Nr. 1 – Klinkers, August 2012

Here the dialogue starts. Klinkers opens with three Papers. In Paper No. 1 he points out why he considers the current intergovernmental form of Government inferior to a federal system. In the existing European Union the national interests of the Member States prevail. Persisting within this construction will, in his opinion, lead to the disintegration of Europe. Only a federal organization can keep Europe together. He asks Tombeur to challenge, to improve or to confirm his statements in later Papers. Klinkers consistently draws from historical references of thinking in terms of federal forms of organizing.

European Federalist Papers © Leo Klinkers & Herbert Tombeur, 2012-2013

 

Esteemed Tombeur, I feel the need to substantiate our conversations on federalizing. I am a confirmed European federalist. However, if someone asks me to argue this statement, then I quickly reach the end of my words. And you know one of my truisms: “Everyone can talk, but if you can't write it down, then it does not count.” So it is time to base my position on convincing facts and arguments. A documented quest for the Why of a federal Europe. And thus also an exploration of the How: what constitutional and institutional form can such a Federation have and how do you get the majority of the European population in favor of a federal Europe?

You are schooled in the essence of federalization. I would appreciate it if you would help me with navigating a path through the jungle of facts and arguments that argue in favor of a European Federation, or that you would indicate arguments that we must abandon that idea.

I will first tell you why I think the European Union’s current intergovernmental operating system can no longer serve as the form of Government of the Union. Then I will describe what a federal form of Government in essence is. Please tell me then what I see wrongly or interpret badly; or how my position could be substantiated with better facts and arguments.

I propose that we divide our dialogue into large blocks. First we dive into the history, by placing the concept of federalization in a historical context, explaining the essence of a Federation and why – on the basis of facts and present-day arguments – a federal organization would be preferable above the current intergovernmental system of Government. From there we should talk about various legal and organizational aspects, since the constitutional and institutional elements will also occupy an important place in our thinking. Aren’t we obliged by our legal backgrounds to design a Federal Constitution for Europe? Simple, compact and in no way resembling the legal monster which goes by the name of the Treaty of Lisbon ; embedding our considerations in a cultural context, and that of State- and nation-building and societal appreciation – in favor or in opposition – for the federalization of Europe. Our writings might occasionally overlap one another, but we will see how we handle that.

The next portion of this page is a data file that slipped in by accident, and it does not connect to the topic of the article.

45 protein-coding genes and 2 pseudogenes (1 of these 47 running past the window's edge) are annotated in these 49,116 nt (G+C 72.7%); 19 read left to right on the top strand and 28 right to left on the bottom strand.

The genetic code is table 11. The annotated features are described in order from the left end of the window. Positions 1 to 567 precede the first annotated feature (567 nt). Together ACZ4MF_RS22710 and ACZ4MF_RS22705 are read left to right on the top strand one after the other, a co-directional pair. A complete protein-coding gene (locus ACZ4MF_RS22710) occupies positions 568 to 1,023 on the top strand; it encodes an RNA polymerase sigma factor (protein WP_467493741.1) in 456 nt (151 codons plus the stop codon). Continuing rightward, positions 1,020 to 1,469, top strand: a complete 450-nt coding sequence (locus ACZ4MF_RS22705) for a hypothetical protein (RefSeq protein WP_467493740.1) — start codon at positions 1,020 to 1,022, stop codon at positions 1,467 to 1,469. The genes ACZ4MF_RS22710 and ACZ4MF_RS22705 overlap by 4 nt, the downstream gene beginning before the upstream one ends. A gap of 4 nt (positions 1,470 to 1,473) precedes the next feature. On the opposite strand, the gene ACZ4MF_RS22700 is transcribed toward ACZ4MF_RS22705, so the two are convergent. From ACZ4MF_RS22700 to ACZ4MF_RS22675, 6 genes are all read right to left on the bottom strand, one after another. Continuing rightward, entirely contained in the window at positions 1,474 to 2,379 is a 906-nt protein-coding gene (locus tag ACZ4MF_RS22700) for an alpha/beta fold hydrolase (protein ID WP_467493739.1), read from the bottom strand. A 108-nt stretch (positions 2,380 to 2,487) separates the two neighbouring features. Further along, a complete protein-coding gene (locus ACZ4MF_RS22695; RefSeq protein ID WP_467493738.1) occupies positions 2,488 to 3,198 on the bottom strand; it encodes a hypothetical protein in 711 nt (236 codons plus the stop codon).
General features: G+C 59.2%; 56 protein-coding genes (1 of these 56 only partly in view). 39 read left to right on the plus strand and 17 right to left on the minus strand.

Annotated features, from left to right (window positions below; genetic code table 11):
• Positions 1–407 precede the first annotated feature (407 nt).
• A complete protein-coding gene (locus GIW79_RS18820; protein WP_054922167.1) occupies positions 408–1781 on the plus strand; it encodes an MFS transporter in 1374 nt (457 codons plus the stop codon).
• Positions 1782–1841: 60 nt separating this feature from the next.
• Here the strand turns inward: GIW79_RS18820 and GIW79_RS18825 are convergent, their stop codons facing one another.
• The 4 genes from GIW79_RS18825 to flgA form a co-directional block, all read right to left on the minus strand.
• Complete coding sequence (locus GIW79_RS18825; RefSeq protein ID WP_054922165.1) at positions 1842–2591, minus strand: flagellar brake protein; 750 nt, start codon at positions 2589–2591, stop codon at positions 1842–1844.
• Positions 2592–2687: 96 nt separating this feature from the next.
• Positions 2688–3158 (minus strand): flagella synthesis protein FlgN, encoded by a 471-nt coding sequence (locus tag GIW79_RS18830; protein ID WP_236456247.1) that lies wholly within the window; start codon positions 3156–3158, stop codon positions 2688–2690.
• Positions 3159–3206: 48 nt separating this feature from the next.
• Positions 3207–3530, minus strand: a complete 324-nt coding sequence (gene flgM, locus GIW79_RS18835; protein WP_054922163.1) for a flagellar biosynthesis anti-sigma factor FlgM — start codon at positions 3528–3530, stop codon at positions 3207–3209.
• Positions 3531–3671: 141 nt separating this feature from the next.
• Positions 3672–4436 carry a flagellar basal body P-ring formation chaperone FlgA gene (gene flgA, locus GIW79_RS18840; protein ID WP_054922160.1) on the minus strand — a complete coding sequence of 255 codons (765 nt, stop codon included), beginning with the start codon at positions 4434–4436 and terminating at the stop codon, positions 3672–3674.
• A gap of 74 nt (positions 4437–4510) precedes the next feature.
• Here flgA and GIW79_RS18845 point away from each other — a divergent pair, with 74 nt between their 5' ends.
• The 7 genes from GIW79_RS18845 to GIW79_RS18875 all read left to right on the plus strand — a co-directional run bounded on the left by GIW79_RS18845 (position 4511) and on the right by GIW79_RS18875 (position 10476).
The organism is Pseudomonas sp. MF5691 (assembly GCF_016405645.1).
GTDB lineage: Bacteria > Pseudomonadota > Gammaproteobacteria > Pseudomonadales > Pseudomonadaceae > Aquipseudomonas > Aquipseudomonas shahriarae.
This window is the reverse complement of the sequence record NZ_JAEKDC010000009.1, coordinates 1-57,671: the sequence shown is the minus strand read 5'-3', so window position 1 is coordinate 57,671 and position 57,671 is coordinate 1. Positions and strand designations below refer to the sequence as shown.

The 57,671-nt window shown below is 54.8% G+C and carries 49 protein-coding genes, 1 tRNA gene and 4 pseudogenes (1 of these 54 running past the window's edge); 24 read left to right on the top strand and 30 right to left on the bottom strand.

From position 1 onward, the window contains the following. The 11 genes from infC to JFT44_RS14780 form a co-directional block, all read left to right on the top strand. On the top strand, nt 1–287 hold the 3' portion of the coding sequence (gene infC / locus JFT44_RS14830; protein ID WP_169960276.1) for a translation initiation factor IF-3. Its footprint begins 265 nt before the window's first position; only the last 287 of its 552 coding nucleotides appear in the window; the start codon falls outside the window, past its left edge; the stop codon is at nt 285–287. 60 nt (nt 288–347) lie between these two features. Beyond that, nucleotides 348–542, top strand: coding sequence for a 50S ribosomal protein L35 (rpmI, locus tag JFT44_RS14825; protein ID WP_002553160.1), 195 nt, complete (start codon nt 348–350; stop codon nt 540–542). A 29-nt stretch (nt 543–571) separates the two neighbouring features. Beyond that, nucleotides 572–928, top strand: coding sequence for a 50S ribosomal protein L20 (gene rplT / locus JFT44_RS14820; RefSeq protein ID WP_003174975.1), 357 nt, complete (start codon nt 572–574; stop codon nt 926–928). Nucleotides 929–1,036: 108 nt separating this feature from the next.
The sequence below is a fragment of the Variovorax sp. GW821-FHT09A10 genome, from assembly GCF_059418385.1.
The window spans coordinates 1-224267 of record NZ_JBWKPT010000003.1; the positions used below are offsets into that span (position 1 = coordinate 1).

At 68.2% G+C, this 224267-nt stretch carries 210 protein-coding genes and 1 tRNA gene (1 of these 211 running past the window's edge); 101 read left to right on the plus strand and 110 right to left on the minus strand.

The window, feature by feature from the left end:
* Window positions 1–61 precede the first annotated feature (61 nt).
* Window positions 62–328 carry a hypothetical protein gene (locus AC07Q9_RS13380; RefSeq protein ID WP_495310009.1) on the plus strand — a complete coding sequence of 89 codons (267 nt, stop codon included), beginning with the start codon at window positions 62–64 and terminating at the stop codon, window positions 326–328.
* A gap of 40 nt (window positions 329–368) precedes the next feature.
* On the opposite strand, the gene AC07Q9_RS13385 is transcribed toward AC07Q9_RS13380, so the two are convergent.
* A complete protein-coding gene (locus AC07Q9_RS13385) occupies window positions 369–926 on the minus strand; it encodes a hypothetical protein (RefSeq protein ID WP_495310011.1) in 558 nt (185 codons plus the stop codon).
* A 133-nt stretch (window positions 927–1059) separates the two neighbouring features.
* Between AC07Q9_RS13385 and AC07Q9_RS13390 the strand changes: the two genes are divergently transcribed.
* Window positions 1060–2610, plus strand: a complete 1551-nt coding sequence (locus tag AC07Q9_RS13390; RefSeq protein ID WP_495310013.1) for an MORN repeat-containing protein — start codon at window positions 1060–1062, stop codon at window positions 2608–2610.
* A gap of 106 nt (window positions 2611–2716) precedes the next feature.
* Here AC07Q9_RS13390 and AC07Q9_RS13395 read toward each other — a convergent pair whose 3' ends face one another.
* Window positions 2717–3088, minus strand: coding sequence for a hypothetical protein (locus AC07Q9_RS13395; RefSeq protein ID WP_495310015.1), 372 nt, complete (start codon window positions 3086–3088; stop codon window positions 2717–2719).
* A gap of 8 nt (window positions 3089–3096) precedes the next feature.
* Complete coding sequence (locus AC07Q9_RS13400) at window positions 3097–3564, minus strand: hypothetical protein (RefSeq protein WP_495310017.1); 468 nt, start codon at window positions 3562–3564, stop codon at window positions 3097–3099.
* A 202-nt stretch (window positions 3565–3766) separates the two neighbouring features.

For a responsible commentary on the current European operating intergovernmental system I should go back to the Peace of Westphalia of 1648. This ended the ‘thirty years war’ within the former Holy Roman Empire and the ‘eighty years war’ between Spain and the Republic of the seven United Netherlands. Formally, the Peace of Westphalia was settled by one peace accord and two treaties: the Peace of Westphalia on 30 January 1648 between the Netherlands and Spain, followed by the Treaty of Münster and the Treaty of Osnabrück simultaneously on 24 October 1648. The Treaty of Münster established new relations between the Roman Emperor Ferdinand III and France with its allies. The Treaty of Osnabrück established new relations between Ferdinand III and Sweden with its allies.

Apart from the joy surrounding the end of the prolonged, inconceivable bloodshed, 1648 demonstrates an essential turning point in State-thinking. It is the birth certificate of the concept of sovereignty and thus of State- and nation-building. ‘Rome’ was, until then, not only the primary religious force in the world, but also the secular driving force. That stopped in 1648. With the peace-by-treaty individual States were granted sovereignty within their own borders: master of their own house. No longer had any State the right to invade, or to demand accountability from another country. Equality between States became the watchword. Balance of power between European States, irrespective of the question to what extent the boundaries between those States were drawn in a realistic manner. It also marks the arrival of diplomatic relations in a context of international law.